It’s an uphill battle to prevent and reduce obesity in Arkansas, one of the nation’s most afflicted state, but communities in each of Arkansas’ 75 counties are fighting it every day, according to experts.
Many of those communities were recognized Nov. 30, during the Arkansas Coalition for Obesity Prevention’s 10-year celebration at the Arkansas Governor’s Mansion in Little Rock.
Katrina Betancourt, the coalition’s president, told the several hundred participants that their respective efforts to help prevent obesity over the last decade had already had a profound effect on the state’s population.
“Our communities are healthier because of what you do,” Betancourt said.
Founded in 2007, the coalition was finally awarded non-profit 501(c)3 status earlier in 2017.
The coalition uses three tiers of recognition in documenting efforts on the part of communities: emerging, blossoming and thriving. Among those recognized Thursday was the City of Rison, recognized as “blossoming,” and surrounding Cleveland County, recognized as “thriving.”
Much of Cleveland County’s obesity-fighting efforts are tied to Kickstart Cleveland County, a broad-spectrum community and economic development effort supported in part by the University of Arkansas System Division of Agriculture.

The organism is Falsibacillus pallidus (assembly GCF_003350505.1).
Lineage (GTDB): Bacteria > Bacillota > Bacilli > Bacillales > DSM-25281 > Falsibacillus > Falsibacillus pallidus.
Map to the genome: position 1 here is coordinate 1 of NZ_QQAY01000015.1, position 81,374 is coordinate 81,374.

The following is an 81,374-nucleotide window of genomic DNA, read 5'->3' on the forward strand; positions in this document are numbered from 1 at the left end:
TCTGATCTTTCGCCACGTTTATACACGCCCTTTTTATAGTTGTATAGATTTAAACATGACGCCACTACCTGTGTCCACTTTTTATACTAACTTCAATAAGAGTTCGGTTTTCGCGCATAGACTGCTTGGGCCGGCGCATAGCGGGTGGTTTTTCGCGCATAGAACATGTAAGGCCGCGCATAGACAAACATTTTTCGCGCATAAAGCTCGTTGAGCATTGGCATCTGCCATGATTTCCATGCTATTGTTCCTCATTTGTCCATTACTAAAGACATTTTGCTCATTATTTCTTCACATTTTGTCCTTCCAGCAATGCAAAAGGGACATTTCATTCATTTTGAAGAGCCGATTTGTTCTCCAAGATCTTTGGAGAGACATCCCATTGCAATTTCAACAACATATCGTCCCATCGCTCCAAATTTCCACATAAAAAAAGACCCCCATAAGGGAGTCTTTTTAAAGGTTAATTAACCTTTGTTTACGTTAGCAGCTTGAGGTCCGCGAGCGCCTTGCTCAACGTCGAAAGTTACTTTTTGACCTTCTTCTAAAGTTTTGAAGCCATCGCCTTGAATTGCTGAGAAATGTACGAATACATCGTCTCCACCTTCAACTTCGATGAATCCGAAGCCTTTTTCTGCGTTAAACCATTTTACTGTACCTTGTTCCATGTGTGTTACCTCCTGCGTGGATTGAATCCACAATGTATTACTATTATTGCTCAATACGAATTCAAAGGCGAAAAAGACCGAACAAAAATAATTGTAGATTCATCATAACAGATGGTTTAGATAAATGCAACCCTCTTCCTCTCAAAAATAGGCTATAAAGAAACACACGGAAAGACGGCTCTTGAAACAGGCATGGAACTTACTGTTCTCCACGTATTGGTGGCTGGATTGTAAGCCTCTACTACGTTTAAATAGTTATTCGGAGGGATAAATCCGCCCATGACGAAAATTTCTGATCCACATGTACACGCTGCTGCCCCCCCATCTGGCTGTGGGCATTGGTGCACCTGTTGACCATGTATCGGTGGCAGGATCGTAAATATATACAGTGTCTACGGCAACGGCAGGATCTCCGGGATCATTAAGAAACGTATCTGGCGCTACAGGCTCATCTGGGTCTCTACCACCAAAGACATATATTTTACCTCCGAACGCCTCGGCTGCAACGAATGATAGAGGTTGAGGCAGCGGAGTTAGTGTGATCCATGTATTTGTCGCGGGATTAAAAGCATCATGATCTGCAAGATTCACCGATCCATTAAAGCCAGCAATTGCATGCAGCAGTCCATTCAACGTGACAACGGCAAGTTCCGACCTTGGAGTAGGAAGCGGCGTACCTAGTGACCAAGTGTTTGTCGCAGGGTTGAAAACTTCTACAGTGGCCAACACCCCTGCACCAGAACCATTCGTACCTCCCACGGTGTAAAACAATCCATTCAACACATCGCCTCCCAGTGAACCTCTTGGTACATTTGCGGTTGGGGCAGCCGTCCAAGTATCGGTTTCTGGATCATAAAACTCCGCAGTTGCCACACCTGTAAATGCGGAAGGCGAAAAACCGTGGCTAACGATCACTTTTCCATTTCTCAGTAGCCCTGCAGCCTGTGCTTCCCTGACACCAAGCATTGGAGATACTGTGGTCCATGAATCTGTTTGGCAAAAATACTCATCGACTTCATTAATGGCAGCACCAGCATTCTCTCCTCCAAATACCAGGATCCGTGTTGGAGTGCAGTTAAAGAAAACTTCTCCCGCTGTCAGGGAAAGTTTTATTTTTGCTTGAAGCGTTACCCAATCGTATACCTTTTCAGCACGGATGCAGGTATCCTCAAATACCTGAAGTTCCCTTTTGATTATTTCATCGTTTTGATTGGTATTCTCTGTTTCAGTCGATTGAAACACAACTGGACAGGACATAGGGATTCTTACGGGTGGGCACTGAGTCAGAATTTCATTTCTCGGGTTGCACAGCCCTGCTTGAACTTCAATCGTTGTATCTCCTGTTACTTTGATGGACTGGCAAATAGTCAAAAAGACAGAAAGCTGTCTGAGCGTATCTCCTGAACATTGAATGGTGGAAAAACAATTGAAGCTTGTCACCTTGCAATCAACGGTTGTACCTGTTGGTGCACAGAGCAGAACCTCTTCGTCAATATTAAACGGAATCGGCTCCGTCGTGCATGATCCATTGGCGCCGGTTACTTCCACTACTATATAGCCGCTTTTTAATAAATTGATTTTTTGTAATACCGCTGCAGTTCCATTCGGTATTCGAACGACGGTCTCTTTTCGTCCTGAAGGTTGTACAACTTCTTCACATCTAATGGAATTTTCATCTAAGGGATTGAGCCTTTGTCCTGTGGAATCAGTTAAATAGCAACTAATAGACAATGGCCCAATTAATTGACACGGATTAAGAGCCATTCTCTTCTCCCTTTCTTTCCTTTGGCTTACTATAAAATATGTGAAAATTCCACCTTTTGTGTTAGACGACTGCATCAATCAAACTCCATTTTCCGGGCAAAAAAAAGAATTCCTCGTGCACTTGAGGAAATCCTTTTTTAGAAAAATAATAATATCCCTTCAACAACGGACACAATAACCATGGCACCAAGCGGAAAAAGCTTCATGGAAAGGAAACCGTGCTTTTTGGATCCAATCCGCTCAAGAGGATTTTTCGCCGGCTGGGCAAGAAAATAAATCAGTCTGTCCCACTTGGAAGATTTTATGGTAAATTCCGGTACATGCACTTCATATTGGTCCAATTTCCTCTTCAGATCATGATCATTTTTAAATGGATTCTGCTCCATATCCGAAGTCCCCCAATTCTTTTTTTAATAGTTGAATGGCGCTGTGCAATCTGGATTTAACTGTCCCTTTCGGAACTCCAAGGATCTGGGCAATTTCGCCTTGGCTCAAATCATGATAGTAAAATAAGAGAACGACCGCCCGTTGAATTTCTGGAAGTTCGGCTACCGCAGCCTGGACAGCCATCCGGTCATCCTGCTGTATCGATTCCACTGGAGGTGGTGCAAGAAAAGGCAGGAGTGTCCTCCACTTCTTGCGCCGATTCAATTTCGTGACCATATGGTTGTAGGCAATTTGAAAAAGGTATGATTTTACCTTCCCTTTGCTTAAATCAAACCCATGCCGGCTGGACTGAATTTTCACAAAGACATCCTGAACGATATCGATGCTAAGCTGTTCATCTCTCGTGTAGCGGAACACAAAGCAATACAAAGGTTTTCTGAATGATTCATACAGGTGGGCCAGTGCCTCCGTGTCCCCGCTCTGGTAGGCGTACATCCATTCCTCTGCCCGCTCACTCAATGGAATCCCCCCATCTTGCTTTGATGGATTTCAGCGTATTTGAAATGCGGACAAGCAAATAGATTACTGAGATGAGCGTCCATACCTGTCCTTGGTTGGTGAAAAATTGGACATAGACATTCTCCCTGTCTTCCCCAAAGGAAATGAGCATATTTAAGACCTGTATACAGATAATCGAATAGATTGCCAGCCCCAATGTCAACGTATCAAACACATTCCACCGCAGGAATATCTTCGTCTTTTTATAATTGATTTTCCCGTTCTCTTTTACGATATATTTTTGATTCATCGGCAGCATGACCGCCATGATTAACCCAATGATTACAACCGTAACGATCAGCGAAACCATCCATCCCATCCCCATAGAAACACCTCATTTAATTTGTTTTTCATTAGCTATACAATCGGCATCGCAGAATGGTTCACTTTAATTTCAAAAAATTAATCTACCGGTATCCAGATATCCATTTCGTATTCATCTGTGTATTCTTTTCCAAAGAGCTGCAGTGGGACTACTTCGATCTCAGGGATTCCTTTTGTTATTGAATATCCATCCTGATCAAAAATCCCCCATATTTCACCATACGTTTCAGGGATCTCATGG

The Division of Agriculture has worked to help reduce and prevent obesity in Arkansas through multiple fronts over the years, including participating in U.S. Centers for Disease Control-funded programs and regular outreach through Family and Consumer Science extension agents. Establishing walking trails, farm-to-school produce chains and farmers’ markets are some of the most successful tools promoted through the Division of Agriculture’s efforts.
Rex Nelson, senior editor at the Arkansas Democrat-Gazette and a long-time Little Rock resident, spoke to those in attendance, noting that the health of a state’s population often has a direct effect on its fortunes.
“I’m talking to a group of economic developers,” Nelson said, addressing the crowd. “You may not think of yourselves that way, but you are.
“Arkansas will never meet her full potential until we do more to improve the health of those people who proudly call themselves Arkansans,” he said.
To learn more about the Arkansas Coalition to Prevent Obesity, visit http://arkansasobesity.org/.
To learn about the Division of Agriculture’s efforts to support healthier communities, contact your local Cooperative Extension Service agent or visit www.uaex.edu.
The University of Arkansas System Division of Agriculture offers all its Extension and Research programs to all eligible persons without discrimination.
— Ryan McGeeney is with the U of A System Division of Agriculture.